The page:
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Libby pardon is a dicey topic for GOP hopefuls

Candidates are forced to decide whether they would grant clemency to a party loyalist or stand firm on the law.

June 07, 2007|Peter Wallsten | Times Staff Writer

WASHINGTON — The fate of convicted former White House aide I. Lewis "Scooter" Libby has thrown a twist into the race for the Republican presidential nomination, forcing candidates to make an awkward choice between loyalty to a party stalwart and the GOP's long-held reverence for the rule of law.

The issue erupted during Tuesday night's GOP debate in New Hampshire, hours after Libby was sentenced to 2 1/2 years in prison for his role in the CIA leak case -- reflecting an intensifying debate in Republican circles over whether President Bush should pardon Libby before he would have to report to prison.

Former New York Mayor Rudolph W. Giuliani, unleashing a fiery soliloquy, called Libby's sentence an "excessive punishment" and said U.S. District Judge Reggie B. Walton's order "argues more in favor of a pardon."

Pressure also is coming from likely candidate Fred D. Thompson, a former Tennessee senator who said in a TV appearance that if he were president, he would "absolutely" pardon Libby because the former aide was the victim of a "gross injustice." Thompson sits on the advisory board of Libby's defense fund.

Revealing a rift in the GOP field, former Virginia Gov. James S. Gilmore has flatly opposed pardoning Libby, arguing that doing so would undermine public confidence in the justice system.

"If the public believes there's one law for a certain group of people in high places and another law for regular people, then you will destroy the law and destroy the system," Gilmore, a former Virginia attorney general and onetime Republican National Committee chairman, said in an interview Wednesday.

Gilmore said he respected the decision by Special Prosecutor Patrick J. Fitzgerald to pursue the case against Libby and the guilty verdict brought by the jury. Though those views set him apart in the GOP presidential field, Gilmore said they hew closely to Republican dogma.

"Standing by the law and demanding that there be standards of conduct for everybody is conservative thinking," he said.

The comments from Giuliani and Thompson were notable because both men are former prosecutors who are presenting themselves as law-and-order candidates -- quite literally for Thompson, who played a district attorney on NBC's "Law & Order." Their support for Libby comes as they try to win the backing of GOP donors and conservative opinion leaders who have become increasingly aggressive in laying out the case for a pardon.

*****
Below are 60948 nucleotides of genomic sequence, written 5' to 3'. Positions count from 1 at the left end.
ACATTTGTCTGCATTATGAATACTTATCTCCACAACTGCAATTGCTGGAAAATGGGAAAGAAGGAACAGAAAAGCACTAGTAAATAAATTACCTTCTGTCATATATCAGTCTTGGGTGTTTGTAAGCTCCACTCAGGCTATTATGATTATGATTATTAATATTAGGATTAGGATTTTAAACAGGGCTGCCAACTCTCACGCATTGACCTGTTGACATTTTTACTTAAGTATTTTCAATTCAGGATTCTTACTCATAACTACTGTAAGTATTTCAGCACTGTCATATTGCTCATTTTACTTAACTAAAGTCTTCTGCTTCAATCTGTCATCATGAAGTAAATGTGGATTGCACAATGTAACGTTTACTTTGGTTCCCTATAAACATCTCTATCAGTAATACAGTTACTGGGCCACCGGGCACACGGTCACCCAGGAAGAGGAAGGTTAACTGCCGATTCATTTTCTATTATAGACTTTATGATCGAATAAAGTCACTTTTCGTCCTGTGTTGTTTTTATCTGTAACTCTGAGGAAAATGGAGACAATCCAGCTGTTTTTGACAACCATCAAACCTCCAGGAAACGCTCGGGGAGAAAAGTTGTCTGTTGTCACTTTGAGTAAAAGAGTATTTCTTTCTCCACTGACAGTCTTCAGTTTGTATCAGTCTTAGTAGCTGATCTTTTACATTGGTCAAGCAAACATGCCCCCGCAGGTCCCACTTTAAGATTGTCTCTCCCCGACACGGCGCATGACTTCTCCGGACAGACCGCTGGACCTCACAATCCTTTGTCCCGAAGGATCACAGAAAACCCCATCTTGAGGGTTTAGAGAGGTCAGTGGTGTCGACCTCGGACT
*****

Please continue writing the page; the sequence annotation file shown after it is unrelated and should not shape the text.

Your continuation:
Libby, a onetime chief of staff to Vice President Dick Cheney and a chief architect of Bush administration foreign policy, was sentenced for obstructing a federal investigation into the unmasking of CIA operative Valerie Plame. The former aide was convicted in March on four of five counts of lying to FBI agents and a grand jury.

Libby's attorneys are appealing the sentence, and Judge Walton has scheduled a hearing next week to decide whether to grant bail while the former aide awaits his fate. If Walton denies that, Libby would have to surrender to authorities within 45 to 60 days.

Bush has not ruled out a pardon. Speaking with reporters Wednesday, he called it a "sad day for [Libby], and my heart goes out to his family." But he said he would not comment further "until after the legal remedies have run its course."

The issue creates a bind for GOP candidates, who risk appearing inconsistent if they defend Libby while also crafting typically Republican campaign themes of being tough on crime.

The arguments coming from conservatives are the opposite of the case many Republicans laid out during the 1999 impeachment of President Clinton, who was accused of making false statements during legal proceedings. At the time, conservatives contended that such a transgression was enough to merit removal from office, whereas Clinton supporters said the case was about sex, not law.

Thompson, in fact, voted as a senator to convict Clinton for obstruction of justice, though he voted to find Clinton not guilty of the perjury charge.

In explaining his vote to convict, Thompson at the time underscored the seriousness of the obstruction charge. "In the context of a federal court proceeding, that does violence to the rule of law," he told the Memphis Commercial-Appeal shortly after casting his vote. "It causes people to lose respect. That to me was the kind of thing the founding fathers would have said rises to the level of removable conduct."

Giuliani also adopted a hard-line stance earlier in his career against those who impede criminal investigations.

As a young prosecutor and later as a U.S. attorney, Giuliani supervised many prosecutions for perjury, including several that flowed from a string of Wall Street insider-trading cases that helped make him a national figure and paved the way for his bid for New York mayor.

Giuliani saw perjury and obstruction as significant enough problems in pursuing white-collar crime that he urged Congress to impose a mandatory prison sentence on brokers who lie to investigators.

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